Mongla port, the country’s second biggest seaport, has made a strong comeback as it sees an increased arrival of ships, making it a major gateway for Bangladesh’s overseas trade once again.
Officials and port users say the opening of the Padma bridge will give a further boost to the port.
The monthly arrival of ships, which fell below 10 in 2008, grew several times in recent years.
In 2021, 75 vessels arrived at the port every month on average, up from 46 five years ago, showing signs of steady growth in activities thanks to the completion of dredging at the outer bar of a nearly 140-kilometre channel to improve navigability and enable the movement of vessels that require a higher draft.
The dredging involving Tk 712 crore was completed in December 2020. And the Mongla Port Authority (MPA) is in process of buying 75 pieces of equipment and machinery to handle cargoes under a Tk 433 crore project.
Besides, the port authority is buying six vessels to handle ocean-going ships under another project involving Tk 767 crore.
Users say these steps have given impetus to businesses to use the port at an increasing rate at a time when the country’s biggest seaport in Chattogram faces repeated congestion as it is running at full capacity.
“Arrivals of ships have increased as the economic growth has fueled domestic demand. Besides, the Chattogram port, in one sense, is saturated in its current capacity. Many are looking for an alternative,” said Commodore Md Abdul Wadud Tarafder, member for harbour and marine at the MPA.
Activities of the port in the southwest region began to pick up after the government took several projects to revive its old glory.
The port has registered 17 per cent annual average growth in ship handling since 2012, while the volume of cargo handling grew 19 per cent over the past decade.
It can handle one crore tonnes of cargo, 100,000 twenty-foot equivalent units of containers, and 20,000 cars annually. In 2020-21, cargo handling stood at 1.19 crore tonnes, just double the volume five years ago.
“We don’t have any waiting time for ships,” said Tarafder.
The port has 25 berthing facilities, including five jetties. Yet, it suffers from an inadequate draft at the jetty that restricts the entry of vessels of more than seven metres draft.
Dredging at the inner bar of the Pashur channel is underway to enable ships with more than nine metres draft to use the jetty. The Tk 793 crore dredging project is expected to complete by June next year.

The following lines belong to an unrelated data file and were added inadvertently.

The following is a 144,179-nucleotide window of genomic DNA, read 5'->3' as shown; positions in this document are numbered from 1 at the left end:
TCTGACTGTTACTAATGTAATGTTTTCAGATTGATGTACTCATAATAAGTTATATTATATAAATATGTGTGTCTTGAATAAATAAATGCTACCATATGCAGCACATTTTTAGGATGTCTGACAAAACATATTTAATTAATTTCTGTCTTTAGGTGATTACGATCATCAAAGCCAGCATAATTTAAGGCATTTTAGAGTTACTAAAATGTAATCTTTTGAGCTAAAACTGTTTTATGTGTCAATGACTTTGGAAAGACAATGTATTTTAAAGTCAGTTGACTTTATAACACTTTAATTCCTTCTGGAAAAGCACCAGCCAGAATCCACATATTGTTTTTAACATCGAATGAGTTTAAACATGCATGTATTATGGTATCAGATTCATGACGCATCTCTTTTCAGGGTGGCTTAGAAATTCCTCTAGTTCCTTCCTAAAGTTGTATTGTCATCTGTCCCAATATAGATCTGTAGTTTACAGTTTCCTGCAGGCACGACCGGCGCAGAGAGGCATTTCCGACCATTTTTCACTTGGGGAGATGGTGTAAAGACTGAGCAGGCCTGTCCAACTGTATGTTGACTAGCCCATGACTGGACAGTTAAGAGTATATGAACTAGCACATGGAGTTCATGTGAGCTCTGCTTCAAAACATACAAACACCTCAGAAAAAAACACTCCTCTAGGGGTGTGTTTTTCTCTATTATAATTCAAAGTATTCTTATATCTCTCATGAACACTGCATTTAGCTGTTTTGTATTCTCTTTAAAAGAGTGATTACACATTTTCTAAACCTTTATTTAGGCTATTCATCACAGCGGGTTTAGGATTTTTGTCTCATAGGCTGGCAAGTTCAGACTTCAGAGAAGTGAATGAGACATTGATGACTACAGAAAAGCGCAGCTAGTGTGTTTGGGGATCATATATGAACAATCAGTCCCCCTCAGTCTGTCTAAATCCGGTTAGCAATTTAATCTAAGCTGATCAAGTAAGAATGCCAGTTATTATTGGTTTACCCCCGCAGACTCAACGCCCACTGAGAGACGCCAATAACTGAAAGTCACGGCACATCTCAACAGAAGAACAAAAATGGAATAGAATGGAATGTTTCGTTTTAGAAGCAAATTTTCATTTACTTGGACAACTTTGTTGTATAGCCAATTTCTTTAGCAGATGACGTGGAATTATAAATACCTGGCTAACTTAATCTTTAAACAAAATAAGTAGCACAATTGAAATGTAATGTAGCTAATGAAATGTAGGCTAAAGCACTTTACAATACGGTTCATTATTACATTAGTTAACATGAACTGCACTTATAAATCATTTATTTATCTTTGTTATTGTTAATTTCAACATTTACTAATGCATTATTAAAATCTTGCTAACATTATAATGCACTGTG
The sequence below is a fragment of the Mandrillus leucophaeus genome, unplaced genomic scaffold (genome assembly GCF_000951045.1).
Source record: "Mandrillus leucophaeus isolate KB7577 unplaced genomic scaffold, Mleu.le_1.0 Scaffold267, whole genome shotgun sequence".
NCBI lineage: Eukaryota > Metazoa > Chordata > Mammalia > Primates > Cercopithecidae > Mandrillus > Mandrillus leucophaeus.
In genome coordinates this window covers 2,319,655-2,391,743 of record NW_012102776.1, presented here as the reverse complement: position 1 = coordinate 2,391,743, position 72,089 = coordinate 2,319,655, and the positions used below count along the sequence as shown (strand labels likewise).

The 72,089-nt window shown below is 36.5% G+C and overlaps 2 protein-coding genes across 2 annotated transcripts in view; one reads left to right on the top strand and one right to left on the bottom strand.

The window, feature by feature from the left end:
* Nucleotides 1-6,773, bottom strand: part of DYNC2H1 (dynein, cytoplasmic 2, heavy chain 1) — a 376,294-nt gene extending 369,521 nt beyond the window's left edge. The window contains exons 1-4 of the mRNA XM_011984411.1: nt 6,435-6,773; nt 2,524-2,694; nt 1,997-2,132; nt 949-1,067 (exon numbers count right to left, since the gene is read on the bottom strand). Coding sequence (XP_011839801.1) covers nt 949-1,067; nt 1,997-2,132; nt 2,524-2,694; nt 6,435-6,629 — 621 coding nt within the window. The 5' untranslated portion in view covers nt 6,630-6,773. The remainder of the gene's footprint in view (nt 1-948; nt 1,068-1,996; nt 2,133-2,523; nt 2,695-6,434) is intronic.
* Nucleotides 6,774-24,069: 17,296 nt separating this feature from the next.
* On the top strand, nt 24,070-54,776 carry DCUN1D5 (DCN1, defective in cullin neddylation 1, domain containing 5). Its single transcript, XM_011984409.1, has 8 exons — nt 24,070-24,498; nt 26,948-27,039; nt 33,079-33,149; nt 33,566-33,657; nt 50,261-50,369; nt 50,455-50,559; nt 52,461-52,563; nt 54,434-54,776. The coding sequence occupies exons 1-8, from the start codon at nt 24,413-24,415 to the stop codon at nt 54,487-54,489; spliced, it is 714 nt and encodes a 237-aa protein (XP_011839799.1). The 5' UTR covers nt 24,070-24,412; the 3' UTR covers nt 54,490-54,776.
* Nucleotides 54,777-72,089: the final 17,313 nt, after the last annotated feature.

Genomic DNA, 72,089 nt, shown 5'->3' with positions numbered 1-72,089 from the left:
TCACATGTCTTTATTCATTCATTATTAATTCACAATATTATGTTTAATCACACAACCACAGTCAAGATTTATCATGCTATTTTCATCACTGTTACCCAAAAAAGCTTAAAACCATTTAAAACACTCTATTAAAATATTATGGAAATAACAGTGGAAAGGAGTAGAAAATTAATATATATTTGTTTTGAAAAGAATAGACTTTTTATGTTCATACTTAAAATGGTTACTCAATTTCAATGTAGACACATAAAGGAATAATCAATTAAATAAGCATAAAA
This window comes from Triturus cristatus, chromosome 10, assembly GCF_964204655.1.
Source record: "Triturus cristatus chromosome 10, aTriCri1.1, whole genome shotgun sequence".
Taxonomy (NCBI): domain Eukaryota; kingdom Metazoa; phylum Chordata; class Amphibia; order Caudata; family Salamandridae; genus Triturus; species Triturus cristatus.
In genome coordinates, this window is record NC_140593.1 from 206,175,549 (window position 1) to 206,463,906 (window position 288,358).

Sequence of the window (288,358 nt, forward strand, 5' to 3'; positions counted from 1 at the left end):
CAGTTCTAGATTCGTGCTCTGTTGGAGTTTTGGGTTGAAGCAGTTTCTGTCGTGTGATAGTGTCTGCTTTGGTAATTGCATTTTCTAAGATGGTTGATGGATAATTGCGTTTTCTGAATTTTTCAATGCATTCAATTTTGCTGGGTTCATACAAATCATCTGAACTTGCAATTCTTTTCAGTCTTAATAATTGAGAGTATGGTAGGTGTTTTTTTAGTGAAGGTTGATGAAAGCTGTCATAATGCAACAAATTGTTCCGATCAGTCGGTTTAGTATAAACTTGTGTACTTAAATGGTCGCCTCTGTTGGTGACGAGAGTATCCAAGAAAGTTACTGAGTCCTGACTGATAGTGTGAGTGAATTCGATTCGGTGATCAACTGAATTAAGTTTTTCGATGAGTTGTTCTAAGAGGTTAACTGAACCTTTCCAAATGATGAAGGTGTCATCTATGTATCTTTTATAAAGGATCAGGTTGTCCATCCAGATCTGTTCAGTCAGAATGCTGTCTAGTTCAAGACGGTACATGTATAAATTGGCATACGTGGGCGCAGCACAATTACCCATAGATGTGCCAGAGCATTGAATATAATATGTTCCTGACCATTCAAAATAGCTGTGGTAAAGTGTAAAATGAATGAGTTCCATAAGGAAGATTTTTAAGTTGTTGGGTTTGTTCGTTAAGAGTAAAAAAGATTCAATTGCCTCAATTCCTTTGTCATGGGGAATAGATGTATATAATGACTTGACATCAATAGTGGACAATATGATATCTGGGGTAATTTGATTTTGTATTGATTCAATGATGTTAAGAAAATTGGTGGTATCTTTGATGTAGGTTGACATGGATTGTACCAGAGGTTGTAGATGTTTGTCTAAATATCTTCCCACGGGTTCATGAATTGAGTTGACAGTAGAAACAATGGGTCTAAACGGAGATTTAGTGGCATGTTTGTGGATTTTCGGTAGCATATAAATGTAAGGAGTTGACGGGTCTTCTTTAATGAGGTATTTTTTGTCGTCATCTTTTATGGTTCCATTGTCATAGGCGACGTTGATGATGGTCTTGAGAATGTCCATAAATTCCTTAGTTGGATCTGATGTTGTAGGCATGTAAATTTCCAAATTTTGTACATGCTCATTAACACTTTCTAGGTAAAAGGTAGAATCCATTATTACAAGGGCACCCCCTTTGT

“Once dredging is complete, the arrival of ships will increase a lot,” Tarafder said.
The opening of the Padma bridge, scheduled for June this year, along with the establishment of the railway link will make the port more attractive to businesses, at home and abroad.
The opening of the bridge will shorten the distance between the Mongla port and Dhaka, the main economic and industrial hub in Bangladesh, and it will be the closest from the capital compared to Chattogram and Payra ports.
The distance between Dhaka and Chattogram is 260 kms and the completion of the Padma bridge will narrow the distance between Dhaka and Mongla to 170 kms from 274 kms now.
Tarafder said the port is going to be connected by railways along with the existing road and waterways, and the use of the port by businesses will increase once the bridge opens to the public.
“We are working to be a regional port.”
Its closest ports are located in landlocked Nepal and Bhutan. It is located on the artery of regional waterways under the India-Bangladesh protocol route on inland water transit and trade.
“These unique location and features have provided the port a greater opportunity to be a vibrant and dominant port in the region,” said Tarafder.
The overall turnaround time of ships at the port is expected to halve to 24 hours from the present 48 hours after the purchase of equipment and gantry crane.
“The prospect of the Mongla port is very bright. Activities have increased and the demand for using the port will jump just after the completion of the Padma bridge,” said Syed Mohammad Arif, chairman of the Bangladesh Shipping Agents Association.
He said the cost of shipping goods through the port will reduce because of the much-talked bridge.
“So, exporters will be interested in using the port,” he said, adding that congestion at the Chattogram port will decline as more ships will come to the Mongla port.
He suggested the MPA take preparations to increase handling and other facilities so that the port can respond to the spike in demand.
NS Guha Roy Nilaz, regional general manager of shipping and logistics service provider Karnaphuli Group in Khulna, said vessels with drafts up to 8.5 metres can come up to the Akram point and Harbaria.
Currently, fully loaded container vessels can’t navigate in the channel because of the lower draft. That is why the cost of shipping containers from the port is higher.
Ships with up to 9.5 metres draft will be able to come to the jetty following the dredging of the inner bar of the channel, he said.
“Then, we will see a higher volume of container cargoes, especially garments, coming for shipment through Mongla,” Nilaz said.
According to him, what is needed now is to develop backup facilities. The establishment of off-dock is also necessary to facilitate export containers.
The port has space to establish inland container depots and it can be set up within 5 kms of the port, he said, suggesting that the customs authority revise the Inland Container Depot Policy depending on the situation and surrounding of the port instead of making a common rule.
Md Sultan Hossain Khan, president of the Clearing & Forwarding Agents Association, says services of the port and customs have improved.
“Users are also bringing more goods through the port now than in the past.”
Source : The Daily Star